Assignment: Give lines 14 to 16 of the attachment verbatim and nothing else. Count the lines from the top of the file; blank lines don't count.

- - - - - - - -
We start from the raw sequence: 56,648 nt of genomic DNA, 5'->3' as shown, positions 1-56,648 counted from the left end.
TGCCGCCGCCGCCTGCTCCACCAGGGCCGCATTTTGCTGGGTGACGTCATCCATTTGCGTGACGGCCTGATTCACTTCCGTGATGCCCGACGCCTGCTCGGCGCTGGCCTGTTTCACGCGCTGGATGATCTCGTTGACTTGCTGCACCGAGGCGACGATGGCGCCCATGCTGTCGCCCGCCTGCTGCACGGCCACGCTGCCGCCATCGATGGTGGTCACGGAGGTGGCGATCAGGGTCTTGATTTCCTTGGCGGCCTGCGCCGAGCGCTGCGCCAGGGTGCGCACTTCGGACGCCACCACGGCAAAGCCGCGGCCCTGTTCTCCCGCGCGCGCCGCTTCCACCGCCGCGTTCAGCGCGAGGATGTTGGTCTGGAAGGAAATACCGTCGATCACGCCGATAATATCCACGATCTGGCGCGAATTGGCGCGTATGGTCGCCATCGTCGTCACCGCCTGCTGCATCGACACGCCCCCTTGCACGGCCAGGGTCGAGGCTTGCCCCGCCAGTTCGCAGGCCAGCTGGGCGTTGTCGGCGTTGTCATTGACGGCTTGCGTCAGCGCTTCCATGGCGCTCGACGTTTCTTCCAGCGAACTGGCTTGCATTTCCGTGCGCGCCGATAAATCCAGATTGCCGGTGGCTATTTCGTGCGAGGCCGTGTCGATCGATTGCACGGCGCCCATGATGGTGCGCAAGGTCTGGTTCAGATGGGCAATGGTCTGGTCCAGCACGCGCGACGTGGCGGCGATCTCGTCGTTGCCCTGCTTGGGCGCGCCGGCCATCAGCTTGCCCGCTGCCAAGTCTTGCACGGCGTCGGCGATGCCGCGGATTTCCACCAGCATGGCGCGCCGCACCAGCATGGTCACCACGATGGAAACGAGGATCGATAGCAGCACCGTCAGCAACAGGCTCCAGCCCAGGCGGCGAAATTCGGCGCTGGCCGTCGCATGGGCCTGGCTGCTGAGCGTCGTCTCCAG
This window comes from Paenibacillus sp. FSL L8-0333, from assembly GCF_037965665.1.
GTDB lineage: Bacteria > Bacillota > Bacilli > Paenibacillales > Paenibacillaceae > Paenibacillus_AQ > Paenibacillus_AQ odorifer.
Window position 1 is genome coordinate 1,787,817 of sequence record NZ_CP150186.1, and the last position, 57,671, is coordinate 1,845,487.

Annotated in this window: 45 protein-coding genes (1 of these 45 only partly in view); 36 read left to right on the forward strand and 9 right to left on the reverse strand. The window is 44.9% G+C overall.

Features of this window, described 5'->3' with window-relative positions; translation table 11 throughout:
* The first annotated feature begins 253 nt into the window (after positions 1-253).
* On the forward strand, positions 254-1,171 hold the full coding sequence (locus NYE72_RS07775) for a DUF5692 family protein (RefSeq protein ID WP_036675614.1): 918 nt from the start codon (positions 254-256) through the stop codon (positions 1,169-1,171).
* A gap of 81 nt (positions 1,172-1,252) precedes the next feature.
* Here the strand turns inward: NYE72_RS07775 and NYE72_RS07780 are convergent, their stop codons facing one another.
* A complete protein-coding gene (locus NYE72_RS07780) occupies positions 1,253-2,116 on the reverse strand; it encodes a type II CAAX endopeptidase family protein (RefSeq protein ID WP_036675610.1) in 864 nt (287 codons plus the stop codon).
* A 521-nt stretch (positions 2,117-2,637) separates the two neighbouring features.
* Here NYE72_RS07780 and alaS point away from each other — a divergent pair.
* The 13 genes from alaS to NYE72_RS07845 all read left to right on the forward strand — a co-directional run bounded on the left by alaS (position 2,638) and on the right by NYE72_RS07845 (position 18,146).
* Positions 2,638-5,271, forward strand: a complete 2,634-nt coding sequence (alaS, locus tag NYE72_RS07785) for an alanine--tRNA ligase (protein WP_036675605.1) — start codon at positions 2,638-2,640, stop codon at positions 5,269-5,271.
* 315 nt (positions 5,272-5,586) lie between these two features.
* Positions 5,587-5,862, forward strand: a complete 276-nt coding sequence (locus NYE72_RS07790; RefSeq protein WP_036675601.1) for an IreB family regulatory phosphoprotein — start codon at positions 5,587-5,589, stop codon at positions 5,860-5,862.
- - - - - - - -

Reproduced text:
* Here NYE72_RS07780 and alaS point away from each other — a divergent pair.
* The 13 genes from alaS to NYE72_RS07845 all read left to right on the forward strand — a co-directional run bounded on the left by alaS (position 2,638) and on the right by NYE72_RS07845 (position 18,146).
* Positions 2,638-5,271, forward strand: a complete 2,634-nt coding sequence (alaS, locus tag NYE72_RS07785) for an alanine--tRNA ligase (protein WP_036675605.1) — start codon at positions 2,638-2,640, stop codon at positions 5,269-5,271.